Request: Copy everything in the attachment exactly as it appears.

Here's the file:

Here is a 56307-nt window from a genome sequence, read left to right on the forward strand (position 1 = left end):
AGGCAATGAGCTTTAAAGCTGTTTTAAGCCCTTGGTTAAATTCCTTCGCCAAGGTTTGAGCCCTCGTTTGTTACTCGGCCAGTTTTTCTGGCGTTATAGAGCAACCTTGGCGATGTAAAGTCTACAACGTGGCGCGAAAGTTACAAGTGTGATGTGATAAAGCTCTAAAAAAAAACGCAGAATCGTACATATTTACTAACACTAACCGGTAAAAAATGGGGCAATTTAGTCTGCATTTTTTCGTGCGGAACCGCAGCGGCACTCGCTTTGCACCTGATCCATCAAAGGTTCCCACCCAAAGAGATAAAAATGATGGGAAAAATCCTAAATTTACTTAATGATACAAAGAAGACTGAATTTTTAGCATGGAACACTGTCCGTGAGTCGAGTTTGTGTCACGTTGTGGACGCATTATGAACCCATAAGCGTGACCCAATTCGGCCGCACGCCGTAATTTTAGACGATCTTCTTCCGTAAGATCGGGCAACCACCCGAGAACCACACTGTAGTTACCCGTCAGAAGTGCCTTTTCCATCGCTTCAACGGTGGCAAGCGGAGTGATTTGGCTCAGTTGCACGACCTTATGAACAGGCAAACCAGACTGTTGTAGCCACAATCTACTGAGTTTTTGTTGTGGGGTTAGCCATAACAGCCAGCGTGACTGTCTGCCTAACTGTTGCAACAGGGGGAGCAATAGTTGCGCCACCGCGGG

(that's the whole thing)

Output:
Here is a 56307-nt window from a genome sequence, read left to right on the forward strand (position 1 = left end):
AGGCAATGAGCTTTAAAGCTGTTTTAAGCCCTTGGTTAAATTCCTTCGCCAAGGTTTGAGCCCTCGTTTGTTACTCGGCCAGTTTTTCTGGCGTTATAGAGCAACCTTGGCGATGTAAAGTCTACAACGTGGCGCGAAAGTTACAAGTGTGATGTGATAAAGCTCTAAAAAAAAACGCAGAATCGTACATATTTACTAACACTAACCGGTAAAAAATGGGGCAATTTAGTCTGCATTTTTTCGTGCGGAACCGCAGCGGCACTCGCTTTGCACCTGATCCATCAAAGGTTCCCACCCAAAGAGATAAAAATGATGGGAAAAATCCTAAATTTACTTAATGATACAAAGAAGACTGAATTTTTAGCATGGAACACTGTCCGTGAGTCGAGTTTGTGTCACGTTGTGGACGCATTATGAACCCATAAGCGTGACCCAATTCGGCCGCACGCCGTAATTTTAGACGATCTTCTTCCGTAAGATCGGGCAACCACCCGAGAACCACACTGTAGTTACCCGTCAGAAGTGCCTTTTCCATCGCTTCAACGGTGGCAAGCGGAGTGATTTGGCTCAGTTGCACGACCTTATGAACAGGCAAACCAGACTGTTGTAGCCACAATCTACTGAGTTTTTGTTGTGGGGTTAGCCATAACAGCCAGCGTGACTGTCTGCCTAACTGTTGCAACAGGGGGAGCAATAGTTGCGCCACCGCGGG